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California Legislators Prepare to Unleash Speed Traps in Pasadena
Proposed law would allow Pasadena, California to lower speed limits to generate more traffic tickets.

Pasadena radar cop
A state Senate committee will vote today on whether to gut an anti-speed trap law that has protected California drivers for the past seventy-six years. Assembly Bill 564, introduced by Assemblyman Anthony Portantino (D-Pasadena), exempts his home city from the statute that now requires any jurisdiction using radar on a road receiving federal aid to use engineering safety studies to establish speed limits. The exemption for Pasadena passed the state Assembly by a 51-17 vote last month.

With a tightening budget, Pasadena officials hope to be the first jurisdiction to permit police officers to wield radar guns on roads with radically lowered speed limits. According to the Senate's own analysis, Pasadena's primary purpose is increasing the number of traffic tickets issued, not safety.

"When asked if there were a safety issue associated with speed on these streets, the city of Pasadena was not able to provide evidence that there was a higher collision rate, or any other type of incident that would indicate a safety problem," the Senate Transportation Committee's bill analysis explained. "Posting a lower speed limit, however, is not likely to slow traffic down. The 85th percentile has long been used as the standard for setting speed limits because experience has shown that the majority of people drive at a speed that feels safe for the conditions. If the conditions do not change on the roadway, drivers will continue to drive at their current speed. Because this bill allows for radar enforcement on segments that were not justified on the grounds of an engineering and traffic survey, this situation will likely cause more motorists to be cited for speeding."

The bill also allows Pasadena to declare streets as part of "residential districts" -- which have a 25 MPH speed limit -- even when the area lacks the appropriate number of homes to qualify as residential. This modification also allows the use of radar on these streets without an engineering study.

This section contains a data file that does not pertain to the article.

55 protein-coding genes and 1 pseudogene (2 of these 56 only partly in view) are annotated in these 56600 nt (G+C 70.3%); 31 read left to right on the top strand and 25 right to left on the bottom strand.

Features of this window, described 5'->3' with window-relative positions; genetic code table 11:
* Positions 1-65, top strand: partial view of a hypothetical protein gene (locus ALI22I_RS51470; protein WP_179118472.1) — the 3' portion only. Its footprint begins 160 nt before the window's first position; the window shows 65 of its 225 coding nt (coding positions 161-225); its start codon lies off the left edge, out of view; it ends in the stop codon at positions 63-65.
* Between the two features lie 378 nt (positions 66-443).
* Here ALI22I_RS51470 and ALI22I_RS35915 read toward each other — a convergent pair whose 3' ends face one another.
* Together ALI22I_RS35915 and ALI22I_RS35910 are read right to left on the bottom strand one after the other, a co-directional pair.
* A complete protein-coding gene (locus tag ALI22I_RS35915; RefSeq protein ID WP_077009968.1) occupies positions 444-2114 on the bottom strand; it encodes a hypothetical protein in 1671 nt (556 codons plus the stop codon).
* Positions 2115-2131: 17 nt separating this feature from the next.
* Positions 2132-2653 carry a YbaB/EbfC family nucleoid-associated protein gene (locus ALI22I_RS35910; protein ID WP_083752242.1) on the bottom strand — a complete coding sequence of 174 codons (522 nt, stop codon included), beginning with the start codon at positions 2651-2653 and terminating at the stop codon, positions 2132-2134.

"The sponsor argues that many of the posted speed limits are not enforceable if they were not set in accordance with a valid engineering and traffic survey," the Senate analysis explained.

California's speed trap law states that speeding tickets may not be issued on collector roads where a proper study has not been completed within five years -- unless the police officer proves in court that the driver's speed was unsafe for conditions. Portantino originally intended his bill to remove this requirement statewide, but he later scaled back his bill to cover Pasadena. If enacted, however, the cities of Altadena, Arcadia, Duarte, La Canada Flintridge, Mayflower Village, Monrovia and Temple City are likely to be next in line to demand the same ability to lower city speed limits.

To become law, the legislation would still need to clear the full Senate before being sent to Governor Arnold Schwarzenegger (R) whose position on the legislation is not known. The Assembly Transportation Committee expects to hold another hearing in the fall about bills to lower speed limits.

A copy of the bill is available in a 160k PDF file at the source link below.

Source: PDF File Assembly Bill 564 (California State Legislature, 5/18/2009)

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